Electric motors are round. Wheels are round. It’s a pretty natural impulse to combine the two. No lesser automotive luminary than Dr. Ferdinand Porsche did it first, inventing the wheel-hub motor in 1897. He mounted two of them to his front-driven battery-electric prototype “Lohner-Porsche.” Three years later he invented the gas-electric hybrid by fitting four hub motors to his elaborate four-ton “Mixte” coach. The one tiny rub: Those 14-hp motors weighed around 320 pounds. Each.
Modern materials and engineering have enabled dramatic improvements. For about seven years, Protean Electric has been selling a 100-hp hub motor that weighs just 68 pounds. So why do all volume-produced EVs still mount their motors inboard? To minimize unsprung weight for optimal ride quality.
Enter Silicon Valley inventor and serial startup founder Marcus Hays and co-inventor Scott Streeter. They wondered if it might be possible to develop a wheel and motor system that weighed no more than a conventional aluminum wheel. As folks in their neighborhood so often do, Hays, Streeter, and the Orbis Wheels team looked to disrupt as many paradigms as possible. Without the gear reduction of a body-mounted motor, a hub motor needs high torque to act through the 1-foot lever arm from the hub to the contact patch. Wheels then need hefty structure to transmit these acceleration, braking,
and cornering forces between the hub and the rim.
Hays’ radical solution: do away with the hub entirely and power the rim.
Mass, cost, and rotational inertia instantly plunge with this approach. Mounting the motor so that it drives a rim-mounted ring gear (via a small pinion shaft) lowers the required torque to get the wheel spinning. It also greatly increases the electric motor’s top speed. And guess what? Motors wound for high rpm instead of high torque, like those on a drone copter, can deliver the same power as high-torque motors using vastly less copper and hence weighing one-twentieth as much. Bam—a cost- and weight-savings twofer.
How does a hubless wheel connect to the car? Traditional suspension links attach to a carrier that supports the motor, brake caliper, and a triangular wheel-bearing system. The car’s weight bears on two pairs of rollers located at the 5 and 7 o’clock positions on the rim; a third set at 12 o’clock keeps the wheel from tilting. The inner and outer bearing race surfaces on the rim are angled to transmit side forces when cornering, and PTFE anodizing of the aluminum rim and Delrin rollers negates the need for lubrication. Hays says his 9.5-by-20-inch prototype Civic Type R rear wheels (below) exhibit one-fifth the dynamic friction and 13 percent less rotational inertia than Honda’s wheel. Covers and seals are expected to exclude debris, and typical air-cooled automotive-grade DC motors are tolerant of occasional, temporary submersion in water. I worry about those bearings and am eager to study the durability-testing results once Orbis fits motors to the Civic wheels.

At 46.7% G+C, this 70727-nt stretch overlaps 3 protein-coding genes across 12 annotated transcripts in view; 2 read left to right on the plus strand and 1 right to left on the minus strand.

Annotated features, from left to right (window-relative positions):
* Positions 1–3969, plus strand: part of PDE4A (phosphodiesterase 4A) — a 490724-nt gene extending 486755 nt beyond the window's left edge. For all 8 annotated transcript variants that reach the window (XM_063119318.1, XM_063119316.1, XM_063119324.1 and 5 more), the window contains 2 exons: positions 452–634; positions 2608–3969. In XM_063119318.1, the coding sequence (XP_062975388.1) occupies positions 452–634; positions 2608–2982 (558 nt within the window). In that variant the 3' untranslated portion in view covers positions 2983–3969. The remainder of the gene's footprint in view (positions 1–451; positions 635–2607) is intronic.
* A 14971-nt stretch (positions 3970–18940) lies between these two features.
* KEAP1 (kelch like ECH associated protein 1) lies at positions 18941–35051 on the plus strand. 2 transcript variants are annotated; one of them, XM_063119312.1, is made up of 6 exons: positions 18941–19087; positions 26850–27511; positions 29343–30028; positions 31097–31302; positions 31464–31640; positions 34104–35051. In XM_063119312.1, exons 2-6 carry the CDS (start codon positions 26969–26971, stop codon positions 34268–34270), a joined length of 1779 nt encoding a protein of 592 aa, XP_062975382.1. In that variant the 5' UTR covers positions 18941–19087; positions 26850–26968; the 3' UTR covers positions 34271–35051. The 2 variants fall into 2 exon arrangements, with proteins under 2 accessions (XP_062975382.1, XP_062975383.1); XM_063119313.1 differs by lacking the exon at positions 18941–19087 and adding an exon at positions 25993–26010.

EXPLODED The motor and pinion (left) engage ring gears (right); the stationary cover at far right ducts cooling air to a brake disc.
Another ring-wheel benefit is that a large-diameter brake rotor positioned out nearer the tire contact patch greatly reduces the required brake force. That means less heat is generated and thus brake components can be smaller and lighter. Between this and the friction reduction, Orbis thinks this tech makes nondriven Orbis wheels ideal for F1 and Formula E.
Orbis installed small ring wheels powered by skateboard motors on a Chinese Dongfang electric scooter. Each weighs 20.6 pounds versus the stock wheel/motor’s 42.1 pounds. Performance and energy consumption were nearly identical, but Orbis’ gear drive is a tad noisier—64 dB versus 61. With batteries downsized for equivalent range and performance, the 2WD scooter weighs 100 pounds less than the original.
Cake icing: Hays reckons the cost of a ring-wheel-driven powertrain could be 25 percent less than that of a conventional EV. Orbis seeks to license the technology, assisting with prototype design and development. It has civilian and military projects ongoing—and if we’re lucky, a kit to add 140 hp and 232 lb-ft of electric drift inducement to the rear of a Civic Type R.